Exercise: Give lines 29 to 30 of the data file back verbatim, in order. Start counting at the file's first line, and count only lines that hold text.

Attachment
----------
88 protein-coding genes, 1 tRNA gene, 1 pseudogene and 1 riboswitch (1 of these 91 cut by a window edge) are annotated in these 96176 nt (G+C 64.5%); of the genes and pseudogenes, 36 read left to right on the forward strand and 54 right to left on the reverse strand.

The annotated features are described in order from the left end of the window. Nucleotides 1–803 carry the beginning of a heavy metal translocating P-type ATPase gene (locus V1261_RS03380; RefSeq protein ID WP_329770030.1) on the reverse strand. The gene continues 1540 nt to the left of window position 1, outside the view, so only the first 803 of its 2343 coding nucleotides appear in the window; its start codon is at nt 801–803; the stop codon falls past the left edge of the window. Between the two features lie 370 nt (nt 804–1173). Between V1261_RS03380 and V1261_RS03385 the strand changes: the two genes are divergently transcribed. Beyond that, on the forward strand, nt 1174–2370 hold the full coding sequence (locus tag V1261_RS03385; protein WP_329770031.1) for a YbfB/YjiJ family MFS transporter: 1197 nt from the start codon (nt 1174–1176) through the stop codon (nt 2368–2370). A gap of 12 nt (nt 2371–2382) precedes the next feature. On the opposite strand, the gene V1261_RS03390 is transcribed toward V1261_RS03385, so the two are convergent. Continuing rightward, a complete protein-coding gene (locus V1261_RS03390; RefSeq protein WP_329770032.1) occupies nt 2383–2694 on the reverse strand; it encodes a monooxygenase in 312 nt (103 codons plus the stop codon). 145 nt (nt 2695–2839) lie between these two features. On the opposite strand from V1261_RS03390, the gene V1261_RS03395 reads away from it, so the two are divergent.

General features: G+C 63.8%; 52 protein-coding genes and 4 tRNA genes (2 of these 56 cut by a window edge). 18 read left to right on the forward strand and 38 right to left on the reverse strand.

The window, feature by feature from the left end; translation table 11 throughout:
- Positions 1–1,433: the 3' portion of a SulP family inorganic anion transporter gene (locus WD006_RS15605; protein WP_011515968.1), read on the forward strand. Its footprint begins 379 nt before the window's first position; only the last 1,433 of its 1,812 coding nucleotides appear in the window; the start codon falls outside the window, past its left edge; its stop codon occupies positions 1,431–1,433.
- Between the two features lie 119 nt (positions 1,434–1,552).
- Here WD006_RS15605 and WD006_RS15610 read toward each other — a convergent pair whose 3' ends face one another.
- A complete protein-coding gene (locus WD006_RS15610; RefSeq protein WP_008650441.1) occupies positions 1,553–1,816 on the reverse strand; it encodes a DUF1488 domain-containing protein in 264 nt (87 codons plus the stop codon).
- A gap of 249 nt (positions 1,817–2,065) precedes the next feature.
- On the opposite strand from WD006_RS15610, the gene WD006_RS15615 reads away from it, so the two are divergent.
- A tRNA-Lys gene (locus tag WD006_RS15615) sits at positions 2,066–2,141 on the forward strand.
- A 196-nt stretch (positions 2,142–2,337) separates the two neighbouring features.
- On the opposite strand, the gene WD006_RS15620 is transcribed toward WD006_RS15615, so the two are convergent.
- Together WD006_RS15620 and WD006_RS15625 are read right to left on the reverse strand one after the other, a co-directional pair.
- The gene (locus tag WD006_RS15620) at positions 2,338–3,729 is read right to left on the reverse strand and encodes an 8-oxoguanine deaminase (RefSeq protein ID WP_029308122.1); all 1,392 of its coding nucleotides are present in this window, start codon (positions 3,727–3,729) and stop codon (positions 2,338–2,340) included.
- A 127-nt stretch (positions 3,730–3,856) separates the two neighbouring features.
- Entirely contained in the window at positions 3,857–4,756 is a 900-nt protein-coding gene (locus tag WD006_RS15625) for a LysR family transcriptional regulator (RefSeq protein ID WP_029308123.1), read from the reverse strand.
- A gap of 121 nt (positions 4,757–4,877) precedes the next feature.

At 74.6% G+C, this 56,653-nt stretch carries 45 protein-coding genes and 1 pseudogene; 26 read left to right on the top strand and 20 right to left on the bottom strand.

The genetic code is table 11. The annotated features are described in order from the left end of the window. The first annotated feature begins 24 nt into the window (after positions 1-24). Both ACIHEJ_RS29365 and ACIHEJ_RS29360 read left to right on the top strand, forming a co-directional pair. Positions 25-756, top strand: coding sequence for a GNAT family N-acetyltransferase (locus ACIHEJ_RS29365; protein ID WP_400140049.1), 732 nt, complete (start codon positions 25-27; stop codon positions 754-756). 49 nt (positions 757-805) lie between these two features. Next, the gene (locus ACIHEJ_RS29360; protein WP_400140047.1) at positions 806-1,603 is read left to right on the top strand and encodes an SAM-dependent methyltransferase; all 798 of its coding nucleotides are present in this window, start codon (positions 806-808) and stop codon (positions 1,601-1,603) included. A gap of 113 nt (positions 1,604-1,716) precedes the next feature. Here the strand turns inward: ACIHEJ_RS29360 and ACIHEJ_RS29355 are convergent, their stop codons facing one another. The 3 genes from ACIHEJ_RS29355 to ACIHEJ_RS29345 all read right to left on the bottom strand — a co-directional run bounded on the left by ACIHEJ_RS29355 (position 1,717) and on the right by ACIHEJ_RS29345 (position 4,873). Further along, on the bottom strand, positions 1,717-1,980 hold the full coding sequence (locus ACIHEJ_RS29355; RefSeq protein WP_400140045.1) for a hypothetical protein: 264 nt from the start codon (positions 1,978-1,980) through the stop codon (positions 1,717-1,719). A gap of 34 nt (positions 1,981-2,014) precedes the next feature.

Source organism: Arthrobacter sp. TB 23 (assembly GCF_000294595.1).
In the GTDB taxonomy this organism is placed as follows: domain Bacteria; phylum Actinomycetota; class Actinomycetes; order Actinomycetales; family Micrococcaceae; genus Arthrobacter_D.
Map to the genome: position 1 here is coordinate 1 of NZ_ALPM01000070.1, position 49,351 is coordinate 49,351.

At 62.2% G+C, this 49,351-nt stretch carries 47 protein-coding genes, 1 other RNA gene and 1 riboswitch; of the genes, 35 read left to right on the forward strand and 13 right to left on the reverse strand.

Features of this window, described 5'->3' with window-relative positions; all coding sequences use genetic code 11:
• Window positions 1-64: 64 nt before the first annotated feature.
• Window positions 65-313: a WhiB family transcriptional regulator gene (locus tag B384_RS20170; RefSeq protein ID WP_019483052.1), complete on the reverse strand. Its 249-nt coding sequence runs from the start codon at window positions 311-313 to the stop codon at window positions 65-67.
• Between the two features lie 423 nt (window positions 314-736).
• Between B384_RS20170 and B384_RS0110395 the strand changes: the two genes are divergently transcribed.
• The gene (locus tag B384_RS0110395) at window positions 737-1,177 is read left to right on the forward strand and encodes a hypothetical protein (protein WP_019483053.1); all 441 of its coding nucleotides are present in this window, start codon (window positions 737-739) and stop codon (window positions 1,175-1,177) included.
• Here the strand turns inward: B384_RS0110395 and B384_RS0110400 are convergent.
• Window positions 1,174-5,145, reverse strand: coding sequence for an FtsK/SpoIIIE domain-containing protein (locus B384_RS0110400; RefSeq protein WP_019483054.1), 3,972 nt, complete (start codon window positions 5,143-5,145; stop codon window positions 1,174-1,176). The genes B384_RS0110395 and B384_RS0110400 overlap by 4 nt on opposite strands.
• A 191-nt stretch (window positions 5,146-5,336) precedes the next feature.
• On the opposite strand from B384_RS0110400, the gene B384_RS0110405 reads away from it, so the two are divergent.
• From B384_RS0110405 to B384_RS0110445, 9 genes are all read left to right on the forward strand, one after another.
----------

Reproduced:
• Between B384_RS20170 and B384_RS0110395 the strand changes: the two genes are divergently transcribed.
• The gene (locus tag B384_RS0110395) at window positions 737-1,177 is read left to right on the forward strand and encodes a hypothetical protein (protein WP_019483053.1); all 441 of its coding nucleotides are present in this window, start codon (window positions 737-739) and stop codon (window positions 1,175-1,177) included.